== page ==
3:30 am on a Saturday is no time to be awake. And yet, thanks to the summer heat making it impossible to sleep properly, and sprinkled with a little bit of excitement, here we are.
By 4:30 am, we are packed in the car and heading south. We have 2 hours on this leg of our journey.
First stop: Eibsee
I have wanted to come here ever since I saw a photo of it on Instagram because, yes, I am that basic. I decided that viewing it at sunrise would be the best time. a) it would be beautiful to watch the sun come up over a picture-perfect lake with Germany’s highest mountain sitting behind, and b) there would be very few people around, and even less screaming kids ruining nature for us.
It did not disappoint.
Picture. F***ing. Perfect.
Even Zac, who is master of the weekend lie-in, says how beautiful it is. I am impressed because Zac is a man of limited public emotional range. I am used to receiving a “yeah it’s alright” in a low, mumbled tone. The fact that he too found it beautiful enough to express joy should be how they sell this place to tourists in future.
There’s a stunning hotel right on the water (also costly), and the Zugspitze cable car is directly next to the lake. You can rent boats or walk the trails surrounding the lake and the forest. There are loads of people already up and about paddleboarding, mountain biking, hiking and swimming. My dream world. Exactly how I want to live. Just build me a wooden hut on the side of this lake and leave me to it.
We take a short walk and a water break. A quick pit stop in the local Supermarkt for some breakfast (Brezen, obviously) and we are back on the road and heading even further south. So far south, we’re about to cross two country borders. I don’t think the novelty of being able to just cross borders to these beautiful, scenic, European countries will ever stop being a novelty for me. One of the significant advantages of the EU and its relatively open borders, I suppose (me? Sarcastic towards those Brexit voting Bastards? Never!).
First, we head through Austria (remembering to purchase our Vignette before entering the country – very important to anyone travelling in that area! Trust us, we’ve had the fine!). This is our second visit to this beautiful country and, honestly, I totally get the high taxes and tolls you have to pay because Austria does not look like it’s real. The grass is so perfect and so green, it seems like it’s been painted. The sun is just coming up, and it hits the mountaintops to provide the most beautiful morning glow you’ve ever seen. I’m shocked there are not more car crashes here, I spent the whole time looking up and around me (fear not dear reader, I am riding shotgun!).
A short drive through Austria, and we hit the Italian border and the Autostrada toll roads. Getting a ticket is fine, but as we come to our toll road exit, we find ourselves queueing to pay. As a Brit, I am well versed in queueing. It is one of the first things we learn, after the alphabet and how to make a cup of tea.
However, this is Italy. So there are no clearly signalled lanes, it is merely a crowd of cars trying to push in front of each other, changing lanes immediately if another toll booth looks to be moving faster, and beeping horns. Of course, there are beeping horns. I feel very uncomfortable.
But we make it through safely and pretty smoothly. Now, to Lana.
We arrive at the little B&B that Zac’s aunt has booked for us. While the owner is lovely and has a dog (always a plus), the interior is somewhat unsettling.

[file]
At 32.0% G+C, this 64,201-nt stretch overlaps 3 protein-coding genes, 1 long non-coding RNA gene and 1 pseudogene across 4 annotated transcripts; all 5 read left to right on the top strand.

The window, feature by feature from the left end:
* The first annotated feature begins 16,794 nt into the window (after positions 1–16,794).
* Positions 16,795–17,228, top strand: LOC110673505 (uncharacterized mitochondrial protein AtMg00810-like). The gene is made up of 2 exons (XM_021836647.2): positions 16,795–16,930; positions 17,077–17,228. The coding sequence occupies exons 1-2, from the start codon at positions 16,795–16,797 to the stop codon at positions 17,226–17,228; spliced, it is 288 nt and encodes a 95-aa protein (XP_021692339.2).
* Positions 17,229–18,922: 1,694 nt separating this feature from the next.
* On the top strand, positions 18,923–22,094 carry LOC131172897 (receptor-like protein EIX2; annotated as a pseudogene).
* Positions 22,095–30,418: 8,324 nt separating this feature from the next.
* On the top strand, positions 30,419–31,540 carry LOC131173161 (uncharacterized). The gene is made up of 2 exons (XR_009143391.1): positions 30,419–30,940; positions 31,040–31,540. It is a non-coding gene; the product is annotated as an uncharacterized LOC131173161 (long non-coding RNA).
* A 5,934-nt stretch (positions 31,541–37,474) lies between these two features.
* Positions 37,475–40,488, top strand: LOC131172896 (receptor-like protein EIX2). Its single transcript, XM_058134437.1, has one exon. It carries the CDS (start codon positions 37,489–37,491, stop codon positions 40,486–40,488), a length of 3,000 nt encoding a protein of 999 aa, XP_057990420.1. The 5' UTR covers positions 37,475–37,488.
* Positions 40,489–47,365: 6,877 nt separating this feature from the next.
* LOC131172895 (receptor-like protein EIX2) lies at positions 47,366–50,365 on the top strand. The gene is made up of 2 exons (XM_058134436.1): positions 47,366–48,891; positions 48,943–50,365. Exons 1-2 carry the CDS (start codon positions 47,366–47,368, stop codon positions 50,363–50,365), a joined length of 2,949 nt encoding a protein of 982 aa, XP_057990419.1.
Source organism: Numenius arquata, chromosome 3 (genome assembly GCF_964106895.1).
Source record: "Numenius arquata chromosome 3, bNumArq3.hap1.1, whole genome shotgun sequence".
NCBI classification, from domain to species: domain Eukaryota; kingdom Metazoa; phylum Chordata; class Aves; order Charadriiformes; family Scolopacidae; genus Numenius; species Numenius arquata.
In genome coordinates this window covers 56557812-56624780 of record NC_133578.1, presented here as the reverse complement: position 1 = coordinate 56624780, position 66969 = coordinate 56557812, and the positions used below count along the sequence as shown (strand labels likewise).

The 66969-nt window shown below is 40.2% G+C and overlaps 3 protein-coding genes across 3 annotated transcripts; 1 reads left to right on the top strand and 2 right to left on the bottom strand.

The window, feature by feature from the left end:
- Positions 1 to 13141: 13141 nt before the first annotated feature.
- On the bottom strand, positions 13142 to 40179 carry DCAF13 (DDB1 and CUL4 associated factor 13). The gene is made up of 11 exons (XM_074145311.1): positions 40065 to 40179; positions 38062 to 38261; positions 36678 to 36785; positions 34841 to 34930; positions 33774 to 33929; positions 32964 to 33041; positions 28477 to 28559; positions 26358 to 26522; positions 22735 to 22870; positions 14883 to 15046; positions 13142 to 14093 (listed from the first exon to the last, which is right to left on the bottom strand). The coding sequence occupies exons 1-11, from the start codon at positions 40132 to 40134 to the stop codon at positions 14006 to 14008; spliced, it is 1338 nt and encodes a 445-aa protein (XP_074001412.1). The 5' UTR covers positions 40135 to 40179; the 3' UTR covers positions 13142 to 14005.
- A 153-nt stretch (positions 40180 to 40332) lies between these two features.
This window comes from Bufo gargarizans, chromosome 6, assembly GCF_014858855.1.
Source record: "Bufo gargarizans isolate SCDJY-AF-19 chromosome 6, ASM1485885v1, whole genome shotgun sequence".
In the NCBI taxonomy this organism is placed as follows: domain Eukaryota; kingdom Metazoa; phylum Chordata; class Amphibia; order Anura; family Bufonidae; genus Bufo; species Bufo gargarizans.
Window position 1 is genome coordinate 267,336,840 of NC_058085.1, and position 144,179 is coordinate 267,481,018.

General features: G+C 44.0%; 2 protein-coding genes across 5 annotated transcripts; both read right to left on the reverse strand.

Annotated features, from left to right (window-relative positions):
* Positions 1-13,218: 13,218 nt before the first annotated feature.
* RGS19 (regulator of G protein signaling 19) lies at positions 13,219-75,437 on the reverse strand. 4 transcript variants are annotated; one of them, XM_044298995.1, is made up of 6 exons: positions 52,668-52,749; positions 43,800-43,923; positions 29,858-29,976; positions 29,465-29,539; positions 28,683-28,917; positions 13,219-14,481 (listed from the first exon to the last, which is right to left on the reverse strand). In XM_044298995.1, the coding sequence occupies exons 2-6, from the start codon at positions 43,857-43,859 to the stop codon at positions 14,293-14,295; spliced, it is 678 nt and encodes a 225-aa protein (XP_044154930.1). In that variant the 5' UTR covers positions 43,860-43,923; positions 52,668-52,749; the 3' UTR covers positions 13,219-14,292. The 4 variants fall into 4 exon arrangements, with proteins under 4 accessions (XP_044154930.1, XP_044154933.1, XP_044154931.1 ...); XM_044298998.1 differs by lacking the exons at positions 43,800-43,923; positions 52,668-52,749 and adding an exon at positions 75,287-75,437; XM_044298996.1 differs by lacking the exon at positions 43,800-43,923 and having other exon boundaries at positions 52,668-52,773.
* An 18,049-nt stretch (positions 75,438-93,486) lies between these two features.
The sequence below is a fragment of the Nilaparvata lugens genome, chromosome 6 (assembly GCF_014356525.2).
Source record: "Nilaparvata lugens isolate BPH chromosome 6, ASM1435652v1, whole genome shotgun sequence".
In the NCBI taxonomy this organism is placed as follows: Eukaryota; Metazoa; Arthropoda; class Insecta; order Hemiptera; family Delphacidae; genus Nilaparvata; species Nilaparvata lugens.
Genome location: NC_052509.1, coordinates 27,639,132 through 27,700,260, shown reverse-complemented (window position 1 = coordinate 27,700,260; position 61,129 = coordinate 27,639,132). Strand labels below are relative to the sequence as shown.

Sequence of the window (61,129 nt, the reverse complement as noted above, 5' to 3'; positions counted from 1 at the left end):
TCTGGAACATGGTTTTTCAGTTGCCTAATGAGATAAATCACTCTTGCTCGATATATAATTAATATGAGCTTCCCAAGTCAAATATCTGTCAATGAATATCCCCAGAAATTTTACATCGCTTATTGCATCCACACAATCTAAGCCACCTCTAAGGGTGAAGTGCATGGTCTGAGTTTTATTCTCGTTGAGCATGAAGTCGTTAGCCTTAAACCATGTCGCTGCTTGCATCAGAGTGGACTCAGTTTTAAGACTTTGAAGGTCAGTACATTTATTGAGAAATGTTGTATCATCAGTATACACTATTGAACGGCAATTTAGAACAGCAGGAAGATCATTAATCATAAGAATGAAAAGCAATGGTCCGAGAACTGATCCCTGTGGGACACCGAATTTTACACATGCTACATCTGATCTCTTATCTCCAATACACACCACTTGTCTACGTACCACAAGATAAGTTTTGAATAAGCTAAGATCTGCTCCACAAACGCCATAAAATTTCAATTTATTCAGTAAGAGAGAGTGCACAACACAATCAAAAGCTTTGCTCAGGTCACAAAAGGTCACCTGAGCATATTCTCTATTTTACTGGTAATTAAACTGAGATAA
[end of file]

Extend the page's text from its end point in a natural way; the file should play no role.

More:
But it is for one night only, and I’m sure the lady in the painting on the bedroom wall won’t steal my soul while I’m sleeping…
Overnight bag dumped, we head out to meet Zac’s aunt, uncle and cousins at their local Lido for a day of relaxation and catching up. In the evening, we head to a local Italian restaurant for pizza and drinks, before Zac’s uncle takes us on a mini-tour of the town and to one of the local pubs with exceptionally good beer.
On Sunday, we awake and awkwardly fumble our way through breakfast with the other German guests. Zac and I silently decide we are not B&B people, but for just €60 for the night we are not complaining.
This morning, we are heading up Vigiljoch, a mountain pass in the local area. We take the passenger cable car up halfway, where social distancing measures are totally ignored, and there are way too many people stuffed into the car for the current times we are in. Then we take a chair lift to the top. This is my first time in a chair lift, and I highly recommend it. It is 20 minutes of peace while marvelling at nature. Very meditative.
The view from the top is, of course, spectacular. We take a short walk down the main pathways to a restaurant for lunch, where we sample some fantastic mountain food and the Austrian speciality Kaiserstarmm. After lunch, we wander up to St. Vigillus Kirche, one of the highest churches in Italy. Some wild horses are grazing close by who are catching the attention of many passers-by. I am not scared of many things in life, but I do find myself extremely nervous around horses. So when one of them nudges me, I am naturally a little bit jumpy.
Horse scares over with, we head back to the chair lift taking the forest path, complete with big ants, ticks, and mosquitos! With the Dolemites towering in the distance and the valley towns below, the ride back down is even more beautiful and peaceful.
Back at base, Zac’s aunty makes us an excellent (Italian) pre-drive coffee before we say our goodbyes and make our way back to Germany, exhausted from our weekend of adventures.
All in all, we had a 10/10 weekend. It was great to see some familiar faces again after so long with only each other for true company. While the Italian way of social distancing and mask-wearing leaves a lot to be desired, we loved South Tyrol itself and will definitely look to return in the future!
bis zum nächsten Mal / until next time,